Medication Induced Psoriasis

Several medications can make psoriasis worse

Credits: "Chris Joel Campbell on Unsplash.com"
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Psoriasis is a chronic inflammatory skin condition affecting millions around the world. The exact cause for psoriasis is not known but there is significant research suggesting that it is due to overactivity of the immune system. Interestingly, some medications can cause drug-induced psoriasis. The term “drug-induced psoriasis” covers a few scenarios:

  • Medication causing psoriasis in people without previous history of having psoriasis
  • Medication worsening existing lesions of psoriasis
  • Psoriasis developing in new areas on the body after taking a medication

The list of medications that have been reported in association with drug induced psoriasis is endless. However, a few medications are more common “offenders” than others. These include: lithium, the beta-blockers family of blood pressure medications and antimalarials (drugs used to treat malaria but often used to treat autoimmune disease too).[1] In addition, the abrupt stopping of systemic steroids (such as prednisone) has been reported to lead to drug induced psoriasis.

The exact reason that a medication might cause psoriasis is still being researched. In the case of lithium and beta-blockers, there is an association with changes in the levels of a molecule called cyclic adenosine.[2] Cyclic adenosine is part of a pathway in skin cells that can lead to increased proliferation. Because psoriasis is associated with increased skin cell proliferation as well, it is thought that this alteration in the cells could be the reason for induction of psoriasis.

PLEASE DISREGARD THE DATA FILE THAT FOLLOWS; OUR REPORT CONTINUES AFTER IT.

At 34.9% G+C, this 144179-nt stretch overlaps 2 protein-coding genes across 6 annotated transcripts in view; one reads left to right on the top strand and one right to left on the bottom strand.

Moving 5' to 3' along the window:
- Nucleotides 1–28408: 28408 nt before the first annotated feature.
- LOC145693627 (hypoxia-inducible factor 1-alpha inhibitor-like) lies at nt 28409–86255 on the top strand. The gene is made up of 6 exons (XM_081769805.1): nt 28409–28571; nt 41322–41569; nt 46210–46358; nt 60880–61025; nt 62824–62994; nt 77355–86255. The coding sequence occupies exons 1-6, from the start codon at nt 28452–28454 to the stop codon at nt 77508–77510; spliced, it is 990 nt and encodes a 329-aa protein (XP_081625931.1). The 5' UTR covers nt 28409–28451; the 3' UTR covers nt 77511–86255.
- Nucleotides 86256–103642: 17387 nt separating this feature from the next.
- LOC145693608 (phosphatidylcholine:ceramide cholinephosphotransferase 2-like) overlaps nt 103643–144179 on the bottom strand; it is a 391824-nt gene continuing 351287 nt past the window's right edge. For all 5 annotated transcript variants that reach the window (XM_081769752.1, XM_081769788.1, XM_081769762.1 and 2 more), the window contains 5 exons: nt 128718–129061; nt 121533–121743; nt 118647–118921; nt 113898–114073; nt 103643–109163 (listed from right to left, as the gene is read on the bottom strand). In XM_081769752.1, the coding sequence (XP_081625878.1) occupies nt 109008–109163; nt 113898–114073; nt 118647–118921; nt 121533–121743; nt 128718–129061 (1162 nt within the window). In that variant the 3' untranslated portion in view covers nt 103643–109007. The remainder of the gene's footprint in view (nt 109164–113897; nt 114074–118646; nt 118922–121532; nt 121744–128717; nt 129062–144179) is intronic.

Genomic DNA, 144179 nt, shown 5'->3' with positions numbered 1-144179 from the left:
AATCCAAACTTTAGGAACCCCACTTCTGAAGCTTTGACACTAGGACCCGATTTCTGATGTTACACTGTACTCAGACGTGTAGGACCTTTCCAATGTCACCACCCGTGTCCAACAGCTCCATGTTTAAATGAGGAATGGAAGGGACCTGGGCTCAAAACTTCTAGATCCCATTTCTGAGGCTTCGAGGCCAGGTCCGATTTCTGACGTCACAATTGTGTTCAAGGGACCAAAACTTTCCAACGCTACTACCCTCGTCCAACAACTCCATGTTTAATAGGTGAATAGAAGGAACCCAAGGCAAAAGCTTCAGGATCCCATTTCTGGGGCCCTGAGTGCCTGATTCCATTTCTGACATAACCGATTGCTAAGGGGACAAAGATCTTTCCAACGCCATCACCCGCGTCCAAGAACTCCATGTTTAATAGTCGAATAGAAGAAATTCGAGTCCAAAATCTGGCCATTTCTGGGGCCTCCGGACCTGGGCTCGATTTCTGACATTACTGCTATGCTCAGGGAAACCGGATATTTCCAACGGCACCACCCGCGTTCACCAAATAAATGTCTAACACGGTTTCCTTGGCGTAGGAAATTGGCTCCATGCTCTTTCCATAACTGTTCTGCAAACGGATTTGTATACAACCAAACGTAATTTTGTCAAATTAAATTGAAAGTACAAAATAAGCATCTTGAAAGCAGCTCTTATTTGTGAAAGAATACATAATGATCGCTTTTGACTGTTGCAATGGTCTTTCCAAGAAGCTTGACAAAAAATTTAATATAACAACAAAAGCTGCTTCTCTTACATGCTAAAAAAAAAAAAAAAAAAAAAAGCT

Abruptly stopping steroid treatment has been well established as a risk factor for drug-induced psoriasis for many years.[3] Although the reason is not known, many dermatologists avoid using systemic steroids to treat psoriasis at all costs. This is especially fascinating given topical steroids are overwhelmingly the most effective and most prescribed medications for psoriasis. Topical and systemic steroids have different effects on psoriasis that researchers have yet to understand.

Finally, it is important to recall that drug-induced psoriasis is not common, but if you have been diagnosed with psoriasis it is wise to review your current medications with a health care provider. Finding alternative drugs to treat your other medical conditions can make a big difference for your skin and overall health. 

Generally speaking, stopping the offending medication should lead to rapid improvement and even resolution of the rash. However, psoriasis is a complex disease and results may vary by individual.

 

* This Website is for general skin beauty, wellness, and health information only. This Website is not to be used as a substitute for medical advice, diagnosis or treatment of any health condition or problem. The information provided on this Website should never be used to disregard, delay, or refuse treatment or advice from a physician or a qualified health provider.

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References

  1. Tsankov N, Angelova I, Kazandjieva J. Drug-induced psoriasis. Recognition and management. Am J Clin Dermatol.2000;1(3):159-165; PMID: 11702297.
  2. Basavaraj KH, Ashok NM, Rashmi R, et al. The role of drugs in the induction and/or exacerbation of psoriasis. Int J Dermatol.2010;49(12):1351-1361; PMID: 21091671.
  3. Baker H, Ryan TJ. Generalized pustular psoriasis. A clinical and epidemiological study of 104 cases. Br J Dermatol.1968;80(12):771-793; PMID: 4236712.